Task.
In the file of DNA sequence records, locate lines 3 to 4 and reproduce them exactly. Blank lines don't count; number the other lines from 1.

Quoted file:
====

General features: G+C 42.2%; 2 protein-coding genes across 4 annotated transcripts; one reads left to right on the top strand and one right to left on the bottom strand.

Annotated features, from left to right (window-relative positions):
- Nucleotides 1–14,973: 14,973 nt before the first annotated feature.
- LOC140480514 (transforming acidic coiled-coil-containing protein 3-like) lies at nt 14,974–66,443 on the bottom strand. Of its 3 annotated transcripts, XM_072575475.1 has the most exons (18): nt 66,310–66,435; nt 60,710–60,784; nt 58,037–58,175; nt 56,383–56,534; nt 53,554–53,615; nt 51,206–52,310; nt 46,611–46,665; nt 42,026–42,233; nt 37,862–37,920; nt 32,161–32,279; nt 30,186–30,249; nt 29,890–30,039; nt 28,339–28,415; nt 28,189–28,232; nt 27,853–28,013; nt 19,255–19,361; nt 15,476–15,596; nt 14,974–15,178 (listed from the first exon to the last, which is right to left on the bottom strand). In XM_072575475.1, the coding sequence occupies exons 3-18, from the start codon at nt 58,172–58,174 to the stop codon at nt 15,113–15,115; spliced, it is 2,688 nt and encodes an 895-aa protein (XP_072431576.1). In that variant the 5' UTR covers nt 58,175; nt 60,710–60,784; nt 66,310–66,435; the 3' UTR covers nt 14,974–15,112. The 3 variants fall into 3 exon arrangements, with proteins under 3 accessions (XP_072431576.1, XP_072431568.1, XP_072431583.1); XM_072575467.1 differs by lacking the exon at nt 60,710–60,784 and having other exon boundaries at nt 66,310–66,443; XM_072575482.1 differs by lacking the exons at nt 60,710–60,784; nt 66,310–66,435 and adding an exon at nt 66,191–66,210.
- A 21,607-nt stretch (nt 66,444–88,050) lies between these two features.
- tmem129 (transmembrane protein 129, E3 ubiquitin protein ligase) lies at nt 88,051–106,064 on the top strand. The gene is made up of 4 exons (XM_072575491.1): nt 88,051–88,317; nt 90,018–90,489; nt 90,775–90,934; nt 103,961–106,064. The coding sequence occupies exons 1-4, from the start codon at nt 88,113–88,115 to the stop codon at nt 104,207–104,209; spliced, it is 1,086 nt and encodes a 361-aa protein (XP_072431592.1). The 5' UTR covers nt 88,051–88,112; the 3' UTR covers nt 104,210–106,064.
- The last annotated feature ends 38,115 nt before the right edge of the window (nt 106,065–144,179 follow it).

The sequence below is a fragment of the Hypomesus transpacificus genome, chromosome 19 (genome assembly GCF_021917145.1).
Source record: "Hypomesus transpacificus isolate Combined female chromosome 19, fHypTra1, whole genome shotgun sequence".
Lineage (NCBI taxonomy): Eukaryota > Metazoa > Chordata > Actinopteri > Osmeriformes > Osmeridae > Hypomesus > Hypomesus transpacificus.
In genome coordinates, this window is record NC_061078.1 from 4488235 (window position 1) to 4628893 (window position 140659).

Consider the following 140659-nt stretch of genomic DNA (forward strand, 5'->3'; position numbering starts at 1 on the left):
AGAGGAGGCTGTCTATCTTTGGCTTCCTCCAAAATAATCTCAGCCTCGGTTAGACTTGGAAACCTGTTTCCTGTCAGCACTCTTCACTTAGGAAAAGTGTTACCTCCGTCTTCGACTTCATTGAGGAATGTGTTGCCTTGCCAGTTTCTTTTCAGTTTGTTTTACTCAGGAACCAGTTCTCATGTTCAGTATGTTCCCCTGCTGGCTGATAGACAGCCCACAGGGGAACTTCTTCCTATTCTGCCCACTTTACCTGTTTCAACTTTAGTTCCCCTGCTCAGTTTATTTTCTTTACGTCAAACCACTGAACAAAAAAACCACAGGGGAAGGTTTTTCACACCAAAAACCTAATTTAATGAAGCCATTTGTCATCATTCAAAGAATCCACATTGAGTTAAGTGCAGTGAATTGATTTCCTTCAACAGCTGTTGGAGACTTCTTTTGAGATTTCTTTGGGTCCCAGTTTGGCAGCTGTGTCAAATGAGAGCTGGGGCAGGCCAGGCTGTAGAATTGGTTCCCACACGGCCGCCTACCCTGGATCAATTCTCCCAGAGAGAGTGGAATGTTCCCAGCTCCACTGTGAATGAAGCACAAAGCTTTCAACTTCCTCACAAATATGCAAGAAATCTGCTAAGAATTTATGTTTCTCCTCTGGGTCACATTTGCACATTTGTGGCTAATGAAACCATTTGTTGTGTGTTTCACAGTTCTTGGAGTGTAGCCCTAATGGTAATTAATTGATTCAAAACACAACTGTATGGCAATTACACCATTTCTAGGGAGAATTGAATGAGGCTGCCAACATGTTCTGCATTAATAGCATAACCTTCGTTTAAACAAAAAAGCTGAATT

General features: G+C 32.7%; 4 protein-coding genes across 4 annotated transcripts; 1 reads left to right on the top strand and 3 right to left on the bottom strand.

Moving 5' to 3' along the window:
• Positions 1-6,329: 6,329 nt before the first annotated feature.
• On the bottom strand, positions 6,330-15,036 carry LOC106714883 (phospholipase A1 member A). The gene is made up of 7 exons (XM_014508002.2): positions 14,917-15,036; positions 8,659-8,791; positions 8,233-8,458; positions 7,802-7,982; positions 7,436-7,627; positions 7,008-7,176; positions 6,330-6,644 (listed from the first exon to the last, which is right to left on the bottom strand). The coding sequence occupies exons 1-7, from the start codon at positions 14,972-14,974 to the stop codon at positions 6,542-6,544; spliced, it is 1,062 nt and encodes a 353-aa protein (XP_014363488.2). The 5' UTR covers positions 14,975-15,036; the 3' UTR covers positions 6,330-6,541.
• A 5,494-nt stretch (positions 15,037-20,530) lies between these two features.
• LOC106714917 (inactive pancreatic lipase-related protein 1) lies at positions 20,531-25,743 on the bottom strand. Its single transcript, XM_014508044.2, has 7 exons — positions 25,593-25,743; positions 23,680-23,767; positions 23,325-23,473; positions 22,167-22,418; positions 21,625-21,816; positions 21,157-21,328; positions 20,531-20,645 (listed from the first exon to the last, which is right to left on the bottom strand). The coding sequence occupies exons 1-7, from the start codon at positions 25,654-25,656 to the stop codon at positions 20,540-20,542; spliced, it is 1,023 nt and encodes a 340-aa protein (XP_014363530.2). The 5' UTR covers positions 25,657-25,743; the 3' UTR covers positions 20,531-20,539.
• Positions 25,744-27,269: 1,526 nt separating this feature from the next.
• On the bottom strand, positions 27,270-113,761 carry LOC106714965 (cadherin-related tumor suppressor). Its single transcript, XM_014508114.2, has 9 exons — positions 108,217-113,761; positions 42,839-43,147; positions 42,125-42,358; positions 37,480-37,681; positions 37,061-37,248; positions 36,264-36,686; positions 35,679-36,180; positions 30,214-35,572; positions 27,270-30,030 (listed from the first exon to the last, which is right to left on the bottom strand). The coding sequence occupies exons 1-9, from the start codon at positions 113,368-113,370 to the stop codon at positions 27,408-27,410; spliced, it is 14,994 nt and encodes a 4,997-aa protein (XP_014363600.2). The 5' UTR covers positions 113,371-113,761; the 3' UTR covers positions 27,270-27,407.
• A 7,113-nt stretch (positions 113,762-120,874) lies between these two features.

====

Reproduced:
- Nucleotides 1–14,973: 14,973 nt before the first annotated feature.
- LOC140480514 (transforming acidic coiled-coil-containing protein 3-like) lies at nt 14,974–66,443 on the bottom strand. Of its 3 annotated transcripts, XM_072575475.1 has the most exons (18): nt 66,310–66,435; nt 60,710–60,784; nt 58,037–58,175; nt 56,383–56,534; nt 53,554–53,615; nt 51,206–52,310; nt 46,611–46,665; nt 42,026–42,233; nt 37,862–37,920; nt 32,161–32,279; nt 30,186–30,249; nt 29,890–30,039; nt 28,339–28,415; nt 28,189–28,232; nt 27,853–28,013; nt 19,255–19,361; nt 15,476–15,596; nt 14,974–15,178 (listed from the first exon to the last, which is right to left on the bottom strand). In XM_072575475.1, the coding sequence occupies exons 3-18, from the start codon at nt 58,172–58,174 to the stop codon at nt 15,113–15,115; spliced, it is 2,688 nt and encodes an 895-aa protein (XP_072431576.1). In that variant the 5' UTR covers nt 58,175; nt 60,710–60,784; nt 66,310–66,435; the 3' UTR covers nt 14,974–15,112. The 3 variants fall into 3 exon arrangements, with proteins under 3 accessions (XP_072431576.1, XP_072431568.1, XP_072431583.1); XM_072575467.1 differs by lacking the exon at nt 60,710–60,784 and having other exon boundaries at nt 66,310–66,443; XM_072575482.1 differs by lacking the exons at nt 60,710–60,784; nt 66,310–66,435 and adding an exon at nt 66,191–66,210.